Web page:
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2002 National Delegate Conference
9 May 2002

This Conference notes the increasing globalisation of trade in goods and services, and the powerful role played by transnational companies in this process. Conference also notes the huge increase in social inequality both within and between countries that engage in the global economy.

Conference recognises that although international trade has the potential to lift millions of people out of poverty that potential is being lost because trade rules are loaded against the poor. The current world trade regimes favour the narrow commercial interests of the most powerful trading nations and their large corporations, at the expense of poor men and women and the environment. If trade is to be an engine for poverty reduction, then substantial and wide-ranging changes are essential to ensure that the world trade regime promotes poverty reduction, respect for human rights and environmental sustainability.

The benefits of trade have not been distributed fairly. Many workers in developing countries face exploitation on a daily basis and a denial of their fundamental rights. The International Labour Organisation (ILO) has stated that the effective enforcement of core labour standards is essential to make globalisation work for the poor, although UNISON recognises that core labour standards alone will not be enough to resist increasing poverty and widening inequality.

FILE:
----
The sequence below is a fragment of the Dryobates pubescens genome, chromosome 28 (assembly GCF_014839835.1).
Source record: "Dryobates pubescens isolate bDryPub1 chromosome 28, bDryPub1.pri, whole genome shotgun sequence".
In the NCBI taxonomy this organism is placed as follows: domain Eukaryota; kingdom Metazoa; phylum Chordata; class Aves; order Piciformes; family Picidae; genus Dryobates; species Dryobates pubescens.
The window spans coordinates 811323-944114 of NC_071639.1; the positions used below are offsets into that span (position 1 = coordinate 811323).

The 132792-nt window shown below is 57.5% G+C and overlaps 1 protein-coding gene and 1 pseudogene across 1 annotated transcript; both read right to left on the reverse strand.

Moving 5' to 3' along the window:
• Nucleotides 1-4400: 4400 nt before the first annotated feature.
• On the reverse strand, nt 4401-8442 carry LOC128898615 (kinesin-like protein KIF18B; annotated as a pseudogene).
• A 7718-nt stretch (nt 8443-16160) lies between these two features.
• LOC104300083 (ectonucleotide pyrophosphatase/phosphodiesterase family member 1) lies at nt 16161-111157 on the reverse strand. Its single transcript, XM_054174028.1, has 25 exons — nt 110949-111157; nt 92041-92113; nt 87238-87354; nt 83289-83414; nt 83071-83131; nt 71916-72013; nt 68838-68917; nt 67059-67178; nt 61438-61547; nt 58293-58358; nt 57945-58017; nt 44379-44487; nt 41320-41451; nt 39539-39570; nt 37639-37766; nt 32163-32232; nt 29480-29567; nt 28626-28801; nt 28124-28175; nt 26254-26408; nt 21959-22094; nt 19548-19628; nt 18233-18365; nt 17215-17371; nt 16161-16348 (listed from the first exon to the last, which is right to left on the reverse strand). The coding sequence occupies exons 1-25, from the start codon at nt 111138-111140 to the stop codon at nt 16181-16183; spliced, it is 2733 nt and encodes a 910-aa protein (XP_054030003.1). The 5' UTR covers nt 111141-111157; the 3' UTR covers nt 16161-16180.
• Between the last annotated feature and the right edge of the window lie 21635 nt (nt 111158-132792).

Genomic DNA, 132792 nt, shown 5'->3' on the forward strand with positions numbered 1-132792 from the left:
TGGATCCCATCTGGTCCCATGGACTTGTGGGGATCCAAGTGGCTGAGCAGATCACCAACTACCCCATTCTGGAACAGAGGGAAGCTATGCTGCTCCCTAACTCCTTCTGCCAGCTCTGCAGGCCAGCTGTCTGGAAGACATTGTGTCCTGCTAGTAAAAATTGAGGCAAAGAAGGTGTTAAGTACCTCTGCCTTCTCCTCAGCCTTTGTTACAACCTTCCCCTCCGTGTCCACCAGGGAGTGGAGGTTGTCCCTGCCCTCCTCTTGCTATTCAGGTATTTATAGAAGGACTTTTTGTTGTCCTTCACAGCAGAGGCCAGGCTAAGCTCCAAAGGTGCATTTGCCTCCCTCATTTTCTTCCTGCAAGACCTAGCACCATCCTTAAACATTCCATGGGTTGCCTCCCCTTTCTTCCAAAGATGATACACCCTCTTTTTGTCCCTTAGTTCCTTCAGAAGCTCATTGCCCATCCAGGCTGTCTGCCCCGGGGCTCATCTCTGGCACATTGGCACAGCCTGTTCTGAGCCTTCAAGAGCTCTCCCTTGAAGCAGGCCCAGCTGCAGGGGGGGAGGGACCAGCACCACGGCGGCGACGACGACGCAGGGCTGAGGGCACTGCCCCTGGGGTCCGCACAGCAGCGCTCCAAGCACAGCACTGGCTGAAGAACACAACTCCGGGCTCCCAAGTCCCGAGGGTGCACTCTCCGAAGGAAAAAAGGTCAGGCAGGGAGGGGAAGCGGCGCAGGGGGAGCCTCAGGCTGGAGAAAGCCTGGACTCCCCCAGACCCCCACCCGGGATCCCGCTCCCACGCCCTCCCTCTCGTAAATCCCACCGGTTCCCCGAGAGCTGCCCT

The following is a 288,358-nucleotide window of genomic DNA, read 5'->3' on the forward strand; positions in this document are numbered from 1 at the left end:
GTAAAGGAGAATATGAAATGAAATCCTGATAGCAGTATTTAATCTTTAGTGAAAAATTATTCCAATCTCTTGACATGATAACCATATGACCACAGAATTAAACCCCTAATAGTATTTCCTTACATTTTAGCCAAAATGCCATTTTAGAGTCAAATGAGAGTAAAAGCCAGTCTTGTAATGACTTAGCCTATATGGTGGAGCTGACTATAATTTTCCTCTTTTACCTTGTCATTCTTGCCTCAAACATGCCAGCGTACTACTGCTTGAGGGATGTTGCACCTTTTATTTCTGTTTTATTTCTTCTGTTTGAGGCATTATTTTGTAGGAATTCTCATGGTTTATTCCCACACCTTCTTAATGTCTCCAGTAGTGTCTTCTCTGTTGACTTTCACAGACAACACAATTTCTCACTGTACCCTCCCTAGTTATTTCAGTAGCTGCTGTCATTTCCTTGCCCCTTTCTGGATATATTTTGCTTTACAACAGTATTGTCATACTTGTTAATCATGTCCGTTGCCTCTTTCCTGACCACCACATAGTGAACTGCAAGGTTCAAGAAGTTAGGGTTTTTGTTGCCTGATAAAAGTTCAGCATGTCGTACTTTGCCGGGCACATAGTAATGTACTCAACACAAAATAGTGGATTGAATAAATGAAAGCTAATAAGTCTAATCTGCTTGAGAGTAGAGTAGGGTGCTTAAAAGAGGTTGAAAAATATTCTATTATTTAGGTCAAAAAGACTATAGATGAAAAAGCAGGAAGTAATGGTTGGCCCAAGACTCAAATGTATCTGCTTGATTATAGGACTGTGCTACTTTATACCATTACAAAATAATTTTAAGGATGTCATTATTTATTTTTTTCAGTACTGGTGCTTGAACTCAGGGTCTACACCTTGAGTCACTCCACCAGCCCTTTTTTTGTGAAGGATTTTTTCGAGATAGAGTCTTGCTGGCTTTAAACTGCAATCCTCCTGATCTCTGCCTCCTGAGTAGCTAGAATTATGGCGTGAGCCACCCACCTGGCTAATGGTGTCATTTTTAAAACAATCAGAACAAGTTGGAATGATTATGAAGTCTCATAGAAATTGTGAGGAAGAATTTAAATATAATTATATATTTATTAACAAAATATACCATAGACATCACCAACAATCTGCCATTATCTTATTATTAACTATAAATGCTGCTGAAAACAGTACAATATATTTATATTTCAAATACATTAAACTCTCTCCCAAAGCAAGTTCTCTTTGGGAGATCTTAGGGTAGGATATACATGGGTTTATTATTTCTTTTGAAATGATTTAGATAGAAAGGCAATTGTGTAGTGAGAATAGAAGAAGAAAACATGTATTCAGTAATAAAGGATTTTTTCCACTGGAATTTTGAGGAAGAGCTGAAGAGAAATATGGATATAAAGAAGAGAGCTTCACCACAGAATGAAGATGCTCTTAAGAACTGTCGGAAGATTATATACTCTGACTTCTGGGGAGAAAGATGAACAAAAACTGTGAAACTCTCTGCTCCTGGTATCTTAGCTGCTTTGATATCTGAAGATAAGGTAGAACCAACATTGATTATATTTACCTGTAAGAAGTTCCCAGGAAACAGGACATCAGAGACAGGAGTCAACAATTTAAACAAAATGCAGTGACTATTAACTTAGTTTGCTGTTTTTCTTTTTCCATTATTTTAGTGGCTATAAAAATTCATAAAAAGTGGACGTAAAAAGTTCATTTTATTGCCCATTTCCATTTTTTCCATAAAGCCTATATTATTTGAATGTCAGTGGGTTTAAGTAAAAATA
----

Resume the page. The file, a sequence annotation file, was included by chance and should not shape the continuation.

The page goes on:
The crisis in the coffee markets illustrates the injustices of the current world trade regime. Twenty million small coffee farming families in Africa, Latin America and Asia as well as coffee plantation workers are falling deeper into poverty because of an unprecedented slump in international coffee prices, which has been fuelled by overproduction. Coffee is just one example of a much larger problem of collapsing commodity prices. The scale of impoverishment is on a huge scale, and the loss of income through falling commodity prices dwarfs the debt relief that has now been approved for heavily indebted poor countries.

Conference welcomes the efforts so far made by the international trade union movement to achieve the application of employment standards based on core ILO conventions, but believes that further action is needed. Conference notes in particular the disappointing outcome of 4th World Trade Organisation (WTO) Ministerial Conference held in Doha in November 2001, where trade union proposals urging the WTO to commit itself to close co-operation with the ILO to ensure that trade rules and policies promote, rather than continue to undermine labour standards, were actively blocked by some WTO members.

Conference welcomes and agrees to support Oxfam’s Trade Campaign, which calls for action by governments, international organisations, corporations and individuals to ensure that trade is made to work for the poor,

This should include action to tackle the coffee crisis: